It's no secret that Amazon has disrupted the traditional retail scheme over the past decade with crazy fast delivery service, low prices, and high-quality goods. With the company's ability to bring virtually anything you want directly to your door, fast, it made many brick-and-mortar stores obsolete--take the previous bookstore giant, Borders, for example.
Now, however, it looks like Amazon is doing a massive 180 with its newest, crazy deal.
As reported by the New York Times last month:
Amazon agreed to buy the upscale grocery chain Whole Foods for $13.4 billion, in a deal that will instantly transform the company that pioneered online shopping into a merchant with physical outposts in hundreds of neighborhoods across the country.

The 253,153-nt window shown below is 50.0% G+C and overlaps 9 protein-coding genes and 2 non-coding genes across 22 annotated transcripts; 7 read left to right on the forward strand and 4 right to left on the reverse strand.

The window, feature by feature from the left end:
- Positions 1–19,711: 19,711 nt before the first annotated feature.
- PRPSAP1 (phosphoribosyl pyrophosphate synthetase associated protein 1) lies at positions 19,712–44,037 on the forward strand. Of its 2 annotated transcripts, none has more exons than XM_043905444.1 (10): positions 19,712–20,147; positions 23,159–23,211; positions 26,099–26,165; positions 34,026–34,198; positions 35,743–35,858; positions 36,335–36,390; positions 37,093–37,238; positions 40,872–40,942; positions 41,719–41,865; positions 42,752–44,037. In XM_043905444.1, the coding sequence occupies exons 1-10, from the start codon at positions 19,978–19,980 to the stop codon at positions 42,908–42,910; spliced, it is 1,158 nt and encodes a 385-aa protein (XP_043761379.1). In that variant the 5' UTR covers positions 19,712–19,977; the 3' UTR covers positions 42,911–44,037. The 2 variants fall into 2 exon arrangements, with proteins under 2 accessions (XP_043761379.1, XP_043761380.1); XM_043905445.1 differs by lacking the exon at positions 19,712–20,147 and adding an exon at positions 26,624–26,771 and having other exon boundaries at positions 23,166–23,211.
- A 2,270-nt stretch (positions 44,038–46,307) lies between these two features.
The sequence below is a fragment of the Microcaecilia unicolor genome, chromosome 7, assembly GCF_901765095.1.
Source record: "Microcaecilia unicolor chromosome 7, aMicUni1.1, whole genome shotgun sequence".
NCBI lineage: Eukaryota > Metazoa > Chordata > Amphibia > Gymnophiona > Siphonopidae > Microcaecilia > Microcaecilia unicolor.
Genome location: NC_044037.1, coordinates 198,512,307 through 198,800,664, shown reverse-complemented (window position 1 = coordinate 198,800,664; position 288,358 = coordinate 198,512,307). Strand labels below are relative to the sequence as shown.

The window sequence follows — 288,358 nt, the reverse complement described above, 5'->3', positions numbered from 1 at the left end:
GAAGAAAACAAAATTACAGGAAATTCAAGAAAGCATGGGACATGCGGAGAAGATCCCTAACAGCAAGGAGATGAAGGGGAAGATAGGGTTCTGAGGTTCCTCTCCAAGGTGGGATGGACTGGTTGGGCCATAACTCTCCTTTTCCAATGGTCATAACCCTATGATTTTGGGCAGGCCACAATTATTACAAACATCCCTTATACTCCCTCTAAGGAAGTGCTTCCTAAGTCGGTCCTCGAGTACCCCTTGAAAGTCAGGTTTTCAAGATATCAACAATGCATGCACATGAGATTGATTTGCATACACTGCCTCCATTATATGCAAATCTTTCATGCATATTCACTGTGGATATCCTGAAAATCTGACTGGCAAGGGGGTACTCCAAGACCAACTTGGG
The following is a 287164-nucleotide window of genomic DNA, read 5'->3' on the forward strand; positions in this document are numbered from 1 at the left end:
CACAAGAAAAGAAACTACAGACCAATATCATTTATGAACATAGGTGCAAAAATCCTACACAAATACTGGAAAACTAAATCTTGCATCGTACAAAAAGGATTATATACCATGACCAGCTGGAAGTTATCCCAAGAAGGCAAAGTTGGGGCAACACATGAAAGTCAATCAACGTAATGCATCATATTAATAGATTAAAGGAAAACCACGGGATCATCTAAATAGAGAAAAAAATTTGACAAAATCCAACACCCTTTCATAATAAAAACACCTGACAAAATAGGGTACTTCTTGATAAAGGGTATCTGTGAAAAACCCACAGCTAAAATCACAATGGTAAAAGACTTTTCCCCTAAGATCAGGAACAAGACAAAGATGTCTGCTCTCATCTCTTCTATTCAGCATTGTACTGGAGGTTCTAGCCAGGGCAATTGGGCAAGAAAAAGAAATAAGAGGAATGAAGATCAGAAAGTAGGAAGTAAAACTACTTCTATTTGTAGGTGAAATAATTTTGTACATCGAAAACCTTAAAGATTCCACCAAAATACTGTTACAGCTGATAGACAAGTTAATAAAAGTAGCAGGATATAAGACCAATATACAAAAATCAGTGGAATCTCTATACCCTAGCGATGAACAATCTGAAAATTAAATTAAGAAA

The addition of Whole Foods takes Amazon's physical presence to a new level. The grocery chain includes more than 460 stores in the United States, Canada and Britain with sales of $16 billion in the last fiscal year.
So, why exactly is Amazon's acquisition of Whole Foods something that should matter to the rest of us?
Here's why in one sentence:
The online retailer's $14 billion dollar deal contradicts exactly what Amazon has proved through its work the last decade: that physical, brick-and-mortar store spaces are unnecessary for successful sale of low-cost, high-quality goods across the country.
Although the acquisition raises concerns about a couple things--like the anticipated elevated cost of Amazon food services, as well as the conglomerate's huge antitrust problem highlighted by Donald Trump in May--the most intriguing facet of the situation is why Amazon has decided to invest in brick-and-mortar stores in a huge way.
The innovative, front-of-the-line company has completely revamped the retail industry once before--so it's no surprise that they're just doing what they do best once again. Who knows, maybe retail is moving off the web and back to brick and mortar, and Amazon is simply leading the pack.